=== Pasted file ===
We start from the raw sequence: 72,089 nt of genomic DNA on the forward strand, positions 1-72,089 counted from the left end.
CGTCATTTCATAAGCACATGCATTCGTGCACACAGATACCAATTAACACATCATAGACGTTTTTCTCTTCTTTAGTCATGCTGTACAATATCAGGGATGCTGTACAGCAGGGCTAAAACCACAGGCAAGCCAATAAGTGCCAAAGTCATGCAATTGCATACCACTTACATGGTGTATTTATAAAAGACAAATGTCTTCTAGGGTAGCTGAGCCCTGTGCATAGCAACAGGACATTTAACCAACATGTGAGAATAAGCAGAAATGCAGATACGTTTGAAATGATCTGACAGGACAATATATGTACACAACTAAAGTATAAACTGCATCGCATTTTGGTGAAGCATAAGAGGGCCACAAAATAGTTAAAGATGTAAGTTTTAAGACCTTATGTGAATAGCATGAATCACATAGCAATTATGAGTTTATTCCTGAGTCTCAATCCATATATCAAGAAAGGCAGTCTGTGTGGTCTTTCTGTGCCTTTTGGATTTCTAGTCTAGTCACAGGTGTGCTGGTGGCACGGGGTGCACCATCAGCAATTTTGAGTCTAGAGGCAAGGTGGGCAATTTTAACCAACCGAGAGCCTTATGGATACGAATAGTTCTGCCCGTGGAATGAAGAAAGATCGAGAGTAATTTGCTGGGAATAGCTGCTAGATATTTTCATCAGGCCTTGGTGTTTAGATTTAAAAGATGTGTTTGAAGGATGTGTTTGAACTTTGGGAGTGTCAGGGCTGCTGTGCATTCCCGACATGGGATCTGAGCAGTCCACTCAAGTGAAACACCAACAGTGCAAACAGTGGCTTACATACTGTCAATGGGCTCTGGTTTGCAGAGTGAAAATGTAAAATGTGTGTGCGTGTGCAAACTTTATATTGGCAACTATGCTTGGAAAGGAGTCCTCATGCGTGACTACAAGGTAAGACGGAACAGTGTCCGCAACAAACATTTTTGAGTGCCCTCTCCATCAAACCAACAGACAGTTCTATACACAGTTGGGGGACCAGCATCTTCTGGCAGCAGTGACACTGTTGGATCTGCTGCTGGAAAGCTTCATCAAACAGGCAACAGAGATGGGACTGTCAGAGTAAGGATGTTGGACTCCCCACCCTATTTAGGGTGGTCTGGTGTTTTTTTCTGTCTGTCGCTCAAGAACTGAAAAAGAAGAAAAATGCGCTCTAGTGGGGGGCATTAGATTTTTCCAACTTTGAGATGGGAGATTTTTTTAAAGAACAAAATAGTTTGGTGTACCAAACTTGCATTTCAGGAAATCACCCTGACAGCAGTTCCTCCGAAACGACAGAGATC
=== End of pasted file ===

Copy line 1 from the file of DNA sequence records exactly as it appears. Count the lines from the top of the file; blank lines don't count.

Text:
We start from the raw sequence: 72,089 nt of genomic DNA on the forward strand, positions 1-72,089 counted from the left end.